Adina Sommer`s Rare Antique Maps and Contemporary Art
Genehoa, Jaloffi, et Sierraliones Regna.
|Johannes Janssonius (Jansson),( 1588- 1664) Amsterdam was born in Arnhem, the son of Jan Janszoon the Elder,a publisher and bookseller. In 1612 he married Elisabeth de Hondt, the daughter of Jodocus Hondius. He produced his first maps in 1616 of France and Italy. In 1623 Janssonius owned a bookstore in Frankfurt am Main, later also in Danzig, Stockholm, Copenhagen, Berlin, Königsberg, Geneva and Lyon. In the 1630s he formed a partnership with his brother in law Henricus Hondius, and together they published atlases as Mercator/Hondius/Janssonius. Under the leadership of Janssonius the Hondius Atlas was steadily enlarged. Renamed Atlas Novus, it had three volumes in 1638, one fully dedicated to Italy. 1646 a fourth volume came out with English County Maps, a year after a similar issue by Willem Blaeu. Janssonius' maps are similar to those of Blaeu, and he is often accused of copying from his rival, but many of his maps predate those of Blaeu and/or covered different regions. By 1660, at which point the atlas bore the appropriate name ""Atlas Major"", there were 11 volumes, containing the work of about a hundred credited authors and engravers. It included a description of ""most of the cities of the world"" (Townatlas), of the waterworld (Atlas Maritimus in 33 maps), and of the Ancient World (60 maps). The eleventh volume was the Atlas of the Heavens by Andreas Cellarius. Editions were printed in Dutch, Latin, French, and a few times in German.|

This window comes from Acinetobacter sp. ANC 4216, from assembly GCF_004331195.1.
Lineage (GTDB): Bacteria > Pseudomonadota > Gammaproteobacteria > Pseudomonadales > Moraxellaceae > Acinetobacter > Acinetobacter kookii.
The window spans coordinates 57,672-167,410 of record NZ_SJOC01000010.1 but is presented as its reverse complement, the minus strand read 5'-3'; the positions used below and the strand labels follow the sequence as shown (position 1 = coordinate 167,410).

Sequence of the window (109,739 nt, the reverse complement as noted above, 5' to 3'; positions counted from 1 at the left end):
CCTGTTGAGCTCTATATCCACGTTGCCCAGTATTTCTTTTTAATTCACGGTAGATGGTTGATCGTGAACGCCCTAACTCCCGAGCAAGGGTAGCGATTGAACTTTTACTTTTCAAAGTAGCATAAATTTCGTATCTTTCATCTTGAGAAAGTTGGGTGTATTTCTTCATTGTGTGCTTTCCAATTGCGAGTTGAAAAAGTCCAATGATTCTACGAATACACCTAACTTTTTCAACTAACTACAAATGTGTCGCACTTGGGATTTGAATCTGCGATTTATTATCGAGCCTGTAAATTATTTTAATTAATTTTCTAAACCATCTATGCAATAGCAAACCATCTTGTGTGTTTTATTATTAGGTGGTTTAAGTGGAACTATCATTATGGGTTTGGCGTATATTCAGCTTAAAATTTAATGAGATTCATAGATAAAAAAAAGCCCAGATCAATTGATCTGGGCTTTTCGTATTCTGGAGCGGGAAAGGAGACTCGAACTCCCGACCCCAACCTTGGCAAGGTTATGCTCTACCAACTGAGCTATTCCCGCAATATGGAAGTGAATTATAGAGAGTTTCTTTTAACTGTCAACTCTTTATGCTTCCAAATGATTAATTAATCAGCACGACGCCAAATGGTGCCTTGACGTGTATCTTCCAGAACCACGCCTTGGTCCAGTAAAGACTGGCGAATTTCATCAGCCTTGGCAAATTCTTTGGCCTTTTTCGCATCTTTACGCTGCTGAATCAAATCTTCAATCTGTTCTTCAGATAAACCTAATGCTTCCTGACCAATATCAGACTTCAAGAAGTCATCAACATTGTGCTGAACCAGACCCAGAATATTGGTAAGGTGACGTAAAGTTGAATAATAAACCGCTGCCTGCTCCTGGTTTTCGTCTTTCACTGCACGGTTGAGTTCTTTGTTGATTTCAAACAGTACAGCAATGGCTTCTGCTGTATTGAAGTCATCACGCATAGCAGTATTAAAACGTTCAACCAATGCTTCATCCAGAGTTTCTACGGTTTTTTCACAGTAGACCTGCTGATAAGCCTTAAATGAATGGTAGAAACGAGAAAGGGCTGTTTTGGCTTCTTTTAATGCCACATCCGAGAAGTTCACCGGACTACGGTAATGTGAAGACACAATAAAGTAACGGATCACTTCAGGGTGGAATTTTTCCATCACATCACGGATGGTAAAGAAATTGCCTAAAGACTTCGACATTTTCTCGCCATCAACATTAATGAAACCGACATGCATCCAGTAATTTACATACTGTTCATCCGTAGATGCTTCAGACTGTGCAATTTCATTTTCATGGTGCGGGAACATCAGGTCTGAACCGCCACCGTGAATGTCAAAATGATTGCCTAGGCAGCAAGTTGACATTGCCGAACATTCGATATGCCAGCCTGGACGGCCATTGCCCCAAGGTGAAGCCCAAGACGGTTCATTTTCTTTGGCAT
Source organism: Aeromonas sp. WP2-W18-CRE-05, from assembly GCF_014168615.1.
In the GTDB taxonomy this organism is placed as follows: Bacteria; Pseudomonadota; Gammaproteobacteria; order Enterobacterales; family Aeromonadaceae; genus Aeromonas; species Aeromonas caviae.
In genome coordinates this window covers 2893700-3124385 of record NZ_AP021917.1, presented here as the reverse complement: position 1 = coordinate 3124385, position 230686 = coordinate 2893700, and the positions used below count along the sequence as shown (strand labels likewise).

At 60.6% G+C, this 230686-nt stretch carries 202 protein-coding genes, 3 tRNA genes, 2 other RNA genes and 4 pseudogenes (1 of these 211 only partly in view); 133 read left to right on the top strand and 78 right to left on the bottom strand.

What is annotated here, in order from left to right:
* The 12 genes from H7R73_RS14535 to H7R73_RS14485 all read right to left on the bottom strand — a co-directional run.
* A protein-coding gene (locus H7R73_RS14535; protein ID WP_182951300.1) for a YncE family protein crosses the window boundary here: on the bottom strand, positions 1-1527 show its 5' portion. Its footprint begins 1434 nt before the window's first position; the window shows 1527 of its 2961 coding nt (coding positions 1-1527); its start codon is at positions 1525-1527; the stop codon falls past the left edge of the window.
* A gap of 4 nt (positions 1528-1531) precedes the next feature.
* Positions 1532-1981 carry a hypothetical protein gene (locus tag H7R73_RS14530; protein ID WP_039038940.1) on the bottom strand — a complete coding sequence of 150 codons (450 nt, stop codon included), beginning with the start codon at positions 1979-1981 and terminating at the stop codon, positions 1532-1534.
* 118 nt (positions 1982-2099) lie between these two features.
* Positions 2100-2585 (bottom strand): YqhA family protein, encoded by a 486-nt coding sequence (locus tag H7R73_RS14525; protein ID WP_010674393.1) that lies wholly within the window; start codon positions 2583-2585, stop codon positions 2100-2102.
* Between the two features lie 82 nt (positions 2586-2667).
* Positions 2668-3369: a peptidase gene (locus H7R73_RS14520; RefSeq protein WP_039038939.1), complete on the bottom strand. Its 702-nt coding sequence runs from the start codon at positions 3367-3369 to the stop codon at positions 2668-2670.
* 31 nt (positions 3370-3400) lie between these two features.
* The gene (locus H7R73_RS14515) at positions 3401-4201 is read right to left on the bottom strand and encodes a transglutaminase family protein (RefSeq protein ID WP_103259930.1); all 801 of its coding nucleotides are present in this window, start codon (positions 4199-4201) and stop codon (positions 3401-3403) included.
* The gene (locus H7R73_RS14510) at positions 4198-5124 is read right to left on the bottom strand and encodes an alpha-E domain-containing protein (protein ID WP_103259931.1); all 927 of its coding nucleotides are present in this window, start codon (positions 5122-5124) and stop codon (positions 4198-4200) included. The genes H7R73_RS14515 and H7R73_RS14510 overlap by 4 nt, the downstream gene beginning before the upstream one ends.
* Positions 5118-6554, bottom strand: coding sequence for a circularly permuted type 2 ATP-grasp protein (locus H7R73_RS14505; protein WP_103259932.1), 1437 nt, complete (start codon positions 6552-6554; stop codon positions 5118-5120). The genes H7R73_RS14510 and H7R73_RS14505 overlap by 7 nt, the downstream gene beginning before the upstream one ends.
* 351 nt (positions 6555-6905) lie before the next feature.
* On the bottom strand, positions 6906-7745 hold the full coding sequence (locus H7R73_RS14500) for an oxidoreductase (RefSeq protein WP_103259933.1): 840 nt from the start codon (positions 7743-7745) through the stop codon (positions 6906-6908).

|Title||Genehoa, Jaloffi, et Sierraliones Regna.|
Map shows Gambia, Senegal and partly Sierra Leone in Africa with two magnificent cartouches, three sailing ships and a wind rose.
The fertile banks of the Gambia River have been populated for millennia. The Carthaginian Hanno the Navigator gave a written record around 470 BC, in the report of his trip to West Africa. The connection to the Mediterranean region only broke down with the fall of the Roman Empire and the spread of Islam. Arab traders provided the first written accounts of the Gambia region in the 9th and 10th centuries. During the tenth century, Muslim merchants and scholars founded communities in several West African trade centers. Both groups established trade routes between the Sahara areas, which led to a large export of locals as slaves, along with gold and ivory, and to the import of industrial goods. In the middle of the 15th century, numerous voyages of discovery initiated by Henry the Navigator led to the western tip of Africa. In the following years, Portuguese traders took the route by ship as a means of transport. At that time, Gambia was part of the Mali Empire. In 1618, King James I granted a British company the privilege to trade with The Gambia and the Gold Coast, today's Ghana. The Netherlands and the Duchy of Courland also had short-term colonies in what is now the Gambia. From the late 17th to the late 18th century, England and France fought over political and economic rule over the rivers in Senegal and The Gambia. The Paris Peace Treaty of 1763 gave Great Britain control of the Gambia, the French only got a small enclave around Albreda north of the river. This was ceded to Great Britain in 1857. In 1816 the English built a military base in Bathurst (now Banjul). The following years, Banjul was temporarily under the British Governor General in Sierra Leone. It wasn't until 1888 that Gambia became an independent colony. The border between the French colony of Senegal and the Gambia was finally established.
|Place of Publication||Amsterdam|
|Dimensions (cm)||42 x 50 cm|
( A reproduction can be ordered individually on request. )